“The younger generation is recognizing the need for succession planning,” Huse said. “They’re making their voices heard.”

Shunk said law firm leaders are realizing that their window to plan successful transitions is closing and that client relationships can be damaged by stalling.

“To the extent that clients are not addressing their succession plan, I suspect that that will drive a shake-up on the client side,” Shunk said. “I’ve had clients make comments such as ‘If you’re leaving two years to transition the relationship, that’s not enough.'”

Younger attorneys moving up the ranks have also been clamoring for more business development training, experts say, and firms will need to address the demand for better training in the coming year.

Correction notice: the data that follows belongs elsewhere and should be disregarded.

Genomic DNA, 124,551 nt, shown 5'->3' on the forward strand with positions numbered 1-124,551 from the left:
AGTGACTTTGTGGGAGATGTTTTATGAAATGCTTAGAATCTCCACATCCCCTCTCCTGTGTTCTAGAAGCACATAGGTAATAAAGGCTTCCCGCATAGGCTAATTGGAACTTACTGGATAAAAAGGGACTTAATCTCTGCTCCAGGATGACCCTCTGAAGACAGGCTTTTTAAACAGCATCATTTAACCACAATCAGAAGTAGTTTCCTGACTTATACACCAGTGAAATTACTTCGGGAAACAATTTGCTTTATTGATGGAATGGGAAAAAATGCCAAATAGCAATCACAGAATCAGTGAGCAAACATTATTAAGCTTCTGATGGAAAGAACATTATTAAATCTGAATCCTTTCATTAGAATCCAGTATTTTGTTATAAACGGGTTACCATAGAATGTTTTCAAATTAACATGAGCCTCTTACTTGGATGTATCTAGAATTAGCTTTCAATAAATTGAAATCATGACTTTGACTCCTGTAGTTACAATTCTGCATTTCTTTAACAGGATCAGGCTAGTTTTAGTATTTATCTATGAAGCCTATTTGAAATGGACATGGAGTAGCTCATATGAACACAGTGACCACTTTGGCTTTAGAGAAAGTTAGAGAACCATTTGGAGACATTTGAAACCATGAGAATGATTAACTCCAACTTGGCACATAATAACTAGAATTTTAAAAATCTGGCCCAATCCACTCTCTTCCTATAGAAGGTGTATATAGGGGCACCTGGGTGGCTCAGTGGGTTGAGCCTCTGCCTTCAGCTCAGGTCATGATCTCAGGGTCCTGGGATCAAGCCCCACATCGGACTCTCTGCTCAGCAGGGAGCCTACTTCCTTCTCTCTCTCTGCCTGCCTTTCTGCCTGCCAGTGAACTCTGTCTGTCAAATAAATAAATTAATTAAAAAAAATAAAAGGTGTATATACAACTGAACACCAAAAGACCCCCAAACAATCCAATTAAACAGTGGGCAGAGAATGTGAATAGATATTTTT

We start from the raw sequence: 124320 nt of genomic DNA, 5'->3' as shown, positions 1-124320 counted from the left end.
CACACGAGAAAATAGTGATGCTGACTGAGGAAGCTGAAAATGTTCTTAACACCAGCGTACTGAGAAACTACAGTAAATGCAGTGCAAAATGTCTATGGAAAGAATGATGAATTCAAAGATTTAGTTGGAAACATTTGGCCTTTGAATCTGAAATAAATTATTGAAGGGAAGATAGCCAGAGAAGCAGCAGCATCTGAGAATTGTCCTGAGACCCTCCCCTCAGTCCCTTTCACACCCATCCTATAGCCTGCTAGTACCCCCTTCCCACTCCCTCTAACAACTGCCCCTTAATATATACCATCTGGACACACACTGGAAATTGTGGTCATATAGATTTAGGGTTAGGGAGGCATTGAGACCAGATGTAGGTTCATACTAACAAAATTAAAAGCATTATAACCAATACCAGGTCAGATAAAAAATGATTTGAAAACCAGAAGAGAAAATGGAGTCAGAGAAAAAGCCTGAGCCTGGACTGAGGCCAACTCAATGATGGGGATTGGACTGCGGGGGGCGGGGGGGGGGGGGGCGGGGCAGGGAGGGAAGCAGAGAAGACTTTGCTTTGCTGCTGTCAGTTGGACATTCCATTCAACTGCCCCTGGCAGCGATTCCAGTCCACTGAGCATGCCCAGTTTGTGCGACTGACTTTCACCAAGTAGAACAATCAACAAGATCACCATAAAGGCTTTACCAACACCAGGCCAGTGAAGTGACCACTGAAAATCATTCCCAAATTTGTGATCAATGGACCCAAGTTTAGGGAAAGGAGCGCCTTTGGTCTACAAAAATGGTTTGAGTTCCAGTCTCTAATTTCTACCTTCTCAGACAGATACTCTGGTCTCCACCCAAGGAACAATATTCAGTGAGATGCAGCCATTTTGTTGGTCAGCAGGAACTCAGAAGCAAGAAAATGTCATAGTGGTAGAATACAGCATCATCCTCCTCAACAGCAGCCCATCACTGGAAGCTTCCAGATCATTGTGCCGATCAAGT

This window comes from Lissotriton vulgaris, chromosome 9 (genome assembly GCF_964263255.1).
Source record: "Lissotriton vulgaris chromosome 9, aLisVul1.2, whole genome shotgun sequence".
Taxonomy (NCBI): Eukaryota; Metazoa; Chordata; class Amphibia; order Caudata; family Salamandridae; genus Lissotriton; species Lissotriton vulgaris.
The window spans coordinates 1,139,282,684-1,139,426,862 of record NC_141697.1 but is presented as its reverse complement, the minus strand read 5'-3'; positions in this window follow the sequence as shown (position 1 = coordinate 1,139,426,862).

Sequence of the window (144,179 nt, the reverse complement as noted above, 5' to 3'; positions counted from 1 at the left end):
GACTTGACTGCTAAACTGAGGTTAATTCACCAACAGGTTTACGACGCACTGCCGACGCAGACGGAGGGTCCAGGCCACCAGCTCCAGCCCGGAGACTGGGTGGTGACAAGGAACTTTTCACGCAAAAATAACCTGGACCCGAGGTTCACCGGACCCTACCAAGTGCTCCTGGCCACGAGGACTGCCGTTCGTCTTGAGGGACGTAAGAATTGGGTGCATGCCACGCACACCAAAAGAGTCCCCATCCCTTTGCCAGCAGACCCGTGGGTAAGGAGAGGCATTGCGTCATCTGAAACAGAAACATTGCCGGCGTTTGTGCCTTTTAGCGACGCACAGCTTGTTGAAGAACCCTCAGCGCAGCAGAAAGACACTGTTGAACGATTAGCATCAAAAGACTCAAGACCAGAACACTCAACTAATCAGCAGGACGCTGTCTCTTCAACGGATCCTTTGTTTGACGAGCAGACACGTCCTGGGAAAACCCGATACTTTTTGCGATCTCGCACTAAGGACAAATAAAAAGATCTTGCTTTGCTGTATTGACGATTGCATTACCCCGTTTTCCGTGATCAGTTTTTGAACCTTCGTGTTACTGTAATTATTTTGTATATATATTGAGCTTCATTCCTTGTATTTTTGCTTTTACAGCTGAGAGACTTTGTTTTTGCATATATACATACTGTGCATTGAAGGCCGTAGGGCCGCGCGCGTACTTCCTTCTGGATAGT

“I anticipate that we will see an uptick in more expansive programs around [business development training],” Shunk said. “The recognition that we need to be doing better with that is more pervasive.”

D’Amore said firms will have to stretch beyond training to accommodate millennials and younger lawyers, as the new generations are bringing a “sea change” by seeking more balance and flexibility with less focus on compensation.

“I think BigLaw is going to have to increasingly come to grips with the fact that the millennials are truly a different generation,” he said. “For the long-term viability of firms I think they’re going to have to come to grips with that and make some accommodations.”

By Carmen Germaine

–Editing by Jeremy Barker and Brian Baresch.